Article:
"Geologists and people who do paleoclimate studies are kind of like Doctor Who," Brigham-Grette said, referring to the time-traveling British television character. "We can go backward and forward in time. We can look at how things play out."
But doing so isn't easy. Retrieving the sediment core from Lake El'gygytgyn required more than a decade of planning before drilling commenced in 2009.
The frozen Siberian lake, an impact crater formed by a meteor crash 3.6 million years ago, was an ideal drilling site for scientists because it was never covered by glaciers, which scrape the earth below as they flow and surge, scouring away layers of sediment and bedrock.
Scientists were able to retrieve a pristine record of the past 3.6 million years from the lake's bed, recreating a lost world by analyzing the chemistry of the sediments, examining the thickness of the layers and studying pollen and fossils trapped inside them.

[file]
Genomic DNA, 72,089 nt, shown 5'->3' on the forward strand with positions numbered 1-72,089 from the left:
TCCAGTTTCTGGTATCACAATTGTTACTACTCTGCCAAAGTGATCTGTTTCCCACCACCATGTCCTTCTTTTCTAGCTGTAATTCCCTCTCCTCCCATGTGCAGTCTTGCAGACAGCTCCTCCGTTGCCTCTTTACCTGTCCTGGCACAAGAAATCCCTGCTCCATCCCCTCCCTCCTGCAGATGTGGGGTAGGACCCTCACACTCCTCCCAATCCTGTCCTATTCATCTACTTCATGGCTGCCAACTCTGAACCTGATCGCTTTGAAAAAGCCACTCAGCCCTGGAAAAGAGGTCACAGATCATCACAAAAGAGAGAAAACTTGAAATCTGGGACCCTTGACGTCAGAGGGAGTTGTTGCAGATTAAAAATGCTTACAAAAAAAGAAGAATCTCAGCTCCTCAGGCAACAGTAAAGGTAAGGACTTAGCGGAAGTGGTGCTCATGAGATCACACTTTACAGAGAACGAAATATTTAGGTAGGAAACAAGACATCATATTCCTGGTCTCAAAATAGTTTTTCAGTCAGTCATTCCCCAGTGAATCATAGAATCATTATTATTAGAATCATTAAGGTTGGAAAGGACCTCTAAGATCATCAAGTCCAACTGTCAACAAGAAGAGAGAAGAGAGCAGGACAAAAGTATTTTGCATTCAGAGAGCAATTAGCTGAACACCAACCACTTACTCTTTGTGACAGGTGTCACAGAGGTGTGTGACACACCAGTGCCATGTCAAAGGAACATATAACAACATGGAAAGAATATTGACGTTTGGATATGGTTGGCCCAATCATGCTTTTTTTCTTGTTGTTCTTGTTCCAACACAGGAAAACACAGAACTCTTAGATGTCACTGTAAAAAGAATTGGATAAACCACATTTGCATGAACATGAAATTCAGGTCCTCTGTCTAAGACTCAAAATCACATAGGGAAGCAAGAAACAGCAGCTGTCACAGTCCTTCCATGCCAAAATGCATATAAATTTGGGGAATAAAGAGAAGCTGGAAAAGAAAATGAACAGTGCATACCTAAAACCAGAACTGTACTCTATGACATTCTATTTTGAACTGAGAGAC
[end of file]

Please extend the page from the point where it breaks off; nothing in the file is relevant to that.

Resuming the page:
That work is continuing. The researchers are preparing another analysis that will look even further into the past, examining the period from 2.2 million to 3.6 million years ago.
The research was funded by the International Continental Scientific Drilling Program, the National Science Foundation, the German Federal Ministry of Education and Research, the Alfred Wegener Institute, GeoForschungsZentrum-Potsdam, the Russian Academy of Sciences, the Russian Foundation for Basic Research and the Austrian Ministry of Science and Research.
Reprinted from Climatewire with permission from Environment & Energy Publishing, LLC. www.eenews.net, 202-628-6500